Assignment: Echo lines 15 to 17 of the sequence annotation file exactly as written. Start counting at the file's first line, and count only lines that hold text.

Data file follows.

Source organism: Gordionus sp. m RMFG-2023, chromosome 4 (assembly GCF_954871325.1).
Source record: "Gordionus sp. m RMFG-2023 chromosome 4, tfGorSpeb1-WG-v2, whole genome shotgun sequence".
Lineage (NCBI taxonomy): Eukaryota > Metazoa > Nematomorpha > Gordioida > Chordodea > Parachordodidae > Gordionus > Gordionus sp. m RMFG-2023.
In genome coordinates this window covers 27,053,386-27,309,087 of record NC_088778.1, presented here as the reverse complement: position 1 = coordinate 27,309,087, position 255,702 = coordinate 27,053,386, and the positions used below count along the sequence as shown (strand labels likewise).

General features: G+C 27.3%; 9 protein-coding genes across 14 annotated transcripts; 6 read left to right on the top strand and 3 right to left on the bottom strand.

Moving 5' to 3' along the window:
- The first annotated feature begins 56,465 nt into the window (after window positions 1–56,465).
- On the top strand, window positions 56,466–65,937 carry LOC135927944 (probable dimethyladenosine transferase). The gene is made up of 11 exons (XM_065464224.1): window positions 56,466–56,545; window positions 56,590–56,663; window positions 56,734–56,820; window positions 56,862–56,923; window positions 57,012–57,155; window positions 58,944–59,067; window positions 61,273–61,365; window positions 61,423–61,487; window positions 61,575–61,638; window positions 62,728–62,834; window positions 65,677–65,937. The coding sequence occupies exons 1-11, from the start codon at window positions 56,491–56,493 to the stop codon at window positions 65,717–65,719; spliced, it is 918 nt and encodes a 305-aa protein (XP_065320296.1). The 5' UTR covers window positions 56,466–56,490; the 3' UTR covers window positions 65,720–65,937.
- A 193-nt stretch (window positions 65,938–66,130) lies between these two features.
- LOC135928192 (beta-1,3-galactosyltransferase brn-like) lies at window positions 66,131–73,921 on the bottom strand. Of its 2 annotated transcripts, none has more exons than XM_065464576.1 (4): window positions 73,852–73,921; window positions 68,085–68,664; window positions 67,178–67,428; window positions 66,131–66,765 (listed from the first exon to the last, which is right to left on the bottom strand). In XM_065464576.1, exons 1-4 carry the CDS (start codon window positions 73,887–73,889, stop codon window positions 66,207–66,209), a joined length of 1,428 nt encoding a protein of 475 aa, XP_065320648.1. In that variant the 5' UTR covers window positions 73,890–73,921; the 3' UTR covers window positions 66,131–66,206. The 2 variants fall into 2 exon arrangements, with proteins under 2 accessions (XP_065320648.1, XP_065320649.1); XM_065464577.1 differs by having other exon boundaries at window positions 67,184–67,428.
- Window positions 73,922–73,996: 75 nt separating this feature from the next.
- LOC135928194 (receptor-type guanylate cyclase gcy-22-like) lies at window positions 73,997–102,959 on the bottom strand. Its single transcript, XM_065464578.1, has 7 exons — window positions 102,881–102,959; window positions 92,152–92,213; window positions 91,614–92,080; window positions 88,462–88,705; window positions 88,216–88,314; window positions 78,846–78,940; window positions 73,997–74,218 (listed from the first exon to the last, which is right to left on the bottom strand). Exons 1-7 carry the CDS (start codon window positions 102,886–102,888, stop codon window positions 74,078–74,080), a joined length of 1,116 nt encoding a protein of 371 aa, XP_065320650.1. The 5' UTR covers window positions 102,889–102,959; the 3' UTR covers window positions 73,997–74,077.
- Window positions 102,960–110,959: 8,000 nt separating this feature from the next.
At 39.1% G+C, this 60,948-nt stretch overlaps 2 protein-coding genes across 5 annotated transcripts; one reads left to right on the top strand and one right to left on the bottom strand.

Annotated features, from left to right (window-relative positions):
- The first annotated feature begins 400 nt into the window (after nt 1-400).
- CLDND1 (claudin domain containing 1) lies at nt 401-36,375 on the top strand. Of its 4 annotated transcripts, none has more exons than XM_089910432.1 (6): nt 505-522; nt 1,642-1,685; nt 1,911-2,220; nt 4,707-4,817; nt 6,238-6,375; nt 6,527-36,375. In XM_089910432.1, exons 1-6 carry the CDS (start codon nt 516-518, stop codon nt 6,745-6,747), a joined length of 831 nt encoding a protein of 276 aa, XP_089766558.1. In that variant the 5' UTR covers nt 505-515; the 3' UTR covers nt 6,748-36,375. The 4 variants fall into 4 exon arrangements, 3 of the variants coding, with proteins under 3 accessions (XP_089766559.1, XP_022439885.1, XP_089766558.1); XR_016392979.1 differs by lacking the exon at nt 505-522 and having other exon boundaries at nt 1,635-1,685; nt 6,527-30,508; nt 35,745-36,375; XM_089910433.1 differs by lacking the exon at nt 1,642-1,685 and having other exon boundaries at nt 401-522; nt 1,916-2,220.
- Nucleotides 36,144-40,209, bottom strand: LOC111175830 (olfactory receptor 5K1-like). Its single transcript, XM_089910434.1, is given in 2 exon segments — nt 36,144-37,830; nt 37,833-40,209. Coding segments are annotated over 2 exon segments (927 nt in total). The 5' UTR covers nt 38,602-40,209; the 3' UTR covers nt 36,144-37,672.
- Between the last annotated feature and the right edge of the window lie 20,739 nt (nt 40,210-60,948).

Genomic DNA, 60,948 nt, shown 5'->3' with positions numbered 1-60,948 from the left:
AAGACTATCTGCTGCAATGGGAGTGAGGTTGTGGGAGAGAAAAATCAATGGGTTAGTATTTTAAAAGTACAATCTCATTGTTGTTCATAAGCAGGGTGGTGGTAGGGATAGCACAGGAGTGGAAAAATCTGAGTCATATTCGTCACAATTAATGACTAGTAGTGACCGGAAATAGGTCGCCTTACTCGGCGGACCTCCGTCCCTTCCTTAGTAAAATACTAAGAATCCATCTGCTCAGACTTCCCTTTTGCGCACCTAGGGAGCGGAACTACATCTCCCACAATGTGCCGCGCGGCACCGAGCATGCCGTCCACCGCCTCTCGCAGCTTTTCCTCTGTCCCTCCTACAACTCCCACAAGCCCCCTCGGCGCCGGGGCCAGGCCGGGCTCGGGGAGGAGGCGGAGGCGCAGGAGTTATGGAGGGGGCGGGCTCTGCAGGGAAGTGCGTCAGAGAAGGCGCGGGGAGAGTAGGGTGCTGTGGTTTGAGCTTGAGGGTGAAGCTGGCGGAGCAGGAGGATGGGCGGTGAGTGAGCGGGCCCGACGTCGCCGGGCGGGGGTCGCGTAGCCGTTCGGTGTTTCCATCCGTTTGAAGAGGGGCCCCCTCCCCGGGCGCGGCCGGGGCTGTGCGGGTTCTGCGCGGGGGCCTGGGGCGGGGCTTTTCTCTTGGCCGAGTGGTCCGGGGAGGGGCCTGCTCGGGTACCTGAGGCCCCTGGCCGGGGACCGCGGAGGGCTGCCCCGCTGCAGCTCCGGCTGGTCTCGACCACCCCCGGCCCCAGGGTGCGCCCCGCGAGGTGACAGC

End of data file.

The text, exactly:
Annotated features, from left to right (window-relative positions):
- The first annotated feature begins 400 nt into the window (after nt 1-400).
- CLDND1 (claudin domain containing 1) lies at nt 401-36,375 on the top strand. Of its 4 annotated transcripts, none has more exons than XM_089910432.1 (6): nt 505-522; nt 1,642-1,685; nt 1,911-2,220; nt 4,707-4,817; nt 6,238-6,375; nt 6,527-36,375. In XM_089910432.1, exons 1-6 carry the CDS (start codon nt 516-518, stop codon nt 6,745-6,747), a joined length of 831 nt encoding a protein of 276 aa, XP_089766558.1. In that variant the 5' UTR covers nt 505-515; the 3' UTR covers nt 6,748-36,375. The 4 variants fall into 4 exon arrangements, 3 of the variants coding, with proteins under 3 accessions (XP_089766559.1, XP_022439885.1, XP_089766558.1); XR_016392979.1 differs by lacking the exon at nt 505-522 and having other exon boundaries at nt 1,635-1,685; nt 6,527-30,508; nt 35,745-36,375; XM_089910433.1 differs by lacking the exon at nt 1,642-1,685 and having other exon boundaries at nt 401-522; nt 1,916-2,220.